22 Even the righteousness of God which is by faith of Jesus Christ unto all and upon all them that believe: for there is no difference:



    This righteousness is obtained, not by deeds of the Law, but through faith in Jesus Christ. It is unto all and upon all...who believe (in Christ).

    And this was necessary, because...


    23 For all have sinned, and come short of the glory of God;



    So thus far we have Paul stating that no man could be justified on an eternal basis through the deeds of the Law, and at this time the righteousness of God is imputed to those who believe on Christ.

    And again, it is no different than a Saint being justified in the Old Testament Eras...


    24 Being justified freely by his grace through the redemption that is in Christ Jesus:



    ...with the exception that Justification is based on what Christ did, and what He did accomplished redemption from an eternal perspective. All Old Testament Saints died still owing their sin debt. The only provision for atonement and remission of sins given in Old Testament Eras was the of vicarious animal death (which died in the stead of the sinner). While this did bring about atonement and remission of sins, it was not on an eternal basis, but...temporal. Physical. Temporary. See Hebrews 10:1-14 which makes this clear (though we will likely cover that in this thread, because we have to understand this point or we will not understand Salvation in Christ).

    Now we see another clear statement of remission for sins committed by the Old Testament Saint:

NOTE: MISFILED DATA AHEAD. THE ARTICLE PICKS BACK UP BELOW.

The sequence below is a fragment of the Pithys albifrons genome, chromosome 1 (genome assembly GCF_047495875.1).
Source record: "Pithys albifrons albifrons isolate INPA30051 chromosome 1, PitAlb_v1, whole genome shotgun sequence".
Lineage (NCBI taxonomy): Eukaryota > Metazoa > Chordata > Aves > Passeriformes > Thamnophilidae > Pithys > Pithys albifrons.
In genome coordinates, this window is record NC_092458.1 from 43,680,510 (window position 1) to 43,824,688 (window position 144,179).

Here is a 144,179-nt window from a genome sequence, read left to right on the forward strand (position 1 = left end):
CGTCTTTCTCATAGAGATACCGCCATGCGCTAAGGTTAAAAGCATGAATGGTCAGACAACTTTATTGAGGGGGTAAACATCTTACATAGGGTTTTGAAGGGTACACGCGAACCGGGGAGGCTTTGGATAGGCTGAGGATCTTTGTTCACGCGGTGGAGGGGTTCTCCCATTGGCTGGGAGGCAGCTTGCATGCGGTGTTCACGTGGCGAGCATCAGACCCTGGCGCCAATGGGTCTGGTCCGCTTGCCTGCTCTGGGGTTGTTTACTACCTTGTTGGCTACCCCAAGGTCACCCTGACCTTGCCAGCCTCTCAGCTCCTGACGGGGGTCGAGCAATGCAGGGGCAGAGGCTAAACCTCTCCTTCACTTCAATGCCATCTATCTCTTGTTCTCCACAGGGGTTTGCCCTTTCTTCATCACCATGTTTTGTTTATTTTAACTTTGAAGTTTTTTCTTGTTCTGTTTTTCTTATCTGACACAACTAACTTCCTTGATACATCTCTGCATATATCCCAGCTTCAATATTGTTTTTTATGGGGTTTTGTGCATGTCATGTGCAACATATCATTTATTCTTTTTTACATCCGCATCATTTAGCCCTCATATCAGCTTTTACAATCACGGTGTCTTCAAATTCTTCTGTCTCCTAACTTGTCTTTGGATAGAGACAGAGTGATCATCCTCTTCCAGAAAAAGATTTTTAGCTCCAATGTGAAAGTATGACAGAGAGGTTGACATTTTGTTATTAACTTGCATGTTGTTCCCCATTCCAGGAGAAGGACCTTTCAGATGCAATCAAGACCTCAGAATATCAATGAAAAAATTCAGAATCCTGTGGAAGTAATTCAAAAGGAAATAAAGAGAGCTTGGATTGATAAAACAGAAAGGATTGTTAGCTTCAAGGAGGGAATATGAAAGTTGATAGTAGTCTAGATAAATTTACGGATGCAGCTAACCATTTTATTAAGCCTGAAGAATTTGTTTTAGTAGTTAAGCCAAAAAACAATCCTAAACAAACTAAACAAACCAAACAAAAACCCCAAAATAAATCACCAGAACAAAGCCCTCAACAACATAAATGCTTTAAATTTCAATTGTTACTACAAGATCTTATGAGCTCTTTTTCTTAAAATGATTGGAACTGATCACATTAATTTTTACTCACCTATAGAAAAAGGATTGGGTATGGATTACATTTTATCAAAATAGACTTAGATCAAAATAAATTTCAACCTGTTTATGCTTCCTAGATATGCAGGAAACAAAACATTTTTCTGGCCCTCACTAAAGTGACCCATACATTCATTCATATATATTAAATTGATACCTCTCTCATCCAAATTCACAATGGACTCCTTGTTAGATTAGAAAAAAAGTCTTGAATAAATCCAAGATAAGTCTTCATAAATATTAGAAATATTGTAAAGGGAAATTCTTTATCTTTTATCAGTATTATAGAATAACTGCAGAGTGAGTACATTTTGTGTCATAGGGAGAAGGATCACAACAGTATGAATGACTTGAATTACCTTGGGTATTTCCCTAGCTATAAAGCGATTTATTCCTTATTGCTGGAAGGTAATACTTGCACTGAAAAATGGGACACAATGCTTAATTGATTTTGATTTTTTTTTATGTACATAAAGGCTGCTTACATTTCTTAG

25 Whom God hath set forth to be a propitiation through faith in his blood, to declare his righteousness for the remission of sins that are past, through the forbearance of God;

    26 To declare, I say, at this time his righteousness: that he might be just, and the justifier of him which believeth in Jesus.



    First, think about Abraham's justification based on what he did, then compare that to the awesome nature of Justification based on what Christ did. Abraham was imputed righteousness, but, we cannot, must not...equate that to the Work of Christ.

    And that is precisely what most do.

    In v.25 we see Christ's righteousness (synonymous with the righteousness of God, because He is God) atoning for the sins that are past, which is no different than the Writer's statement in Hebrews 9:15, where we see that by His blood (death, sacrifice of Himself) He (Christ) has redeemed the transgressions under the Law (which applies also to the transgressions committed prior to the Law, but, Hebrews has a specific Hebrew audience).

    Now, it is important to understand that Paul is setting the stage for his discourse on the justification of Abraham (in this chapter), and it is ironic that most, when they want to defend their confusion on Justification...go to Romans 4.

    When it is here that an eternal context of salvation is found.

    Abraham's justification is an example to solidify what he is teaching here...not the other way around. So he concludes...


    27 Where is boasting then? It is excluded. By what law? of works? Nay: but by the law of faith.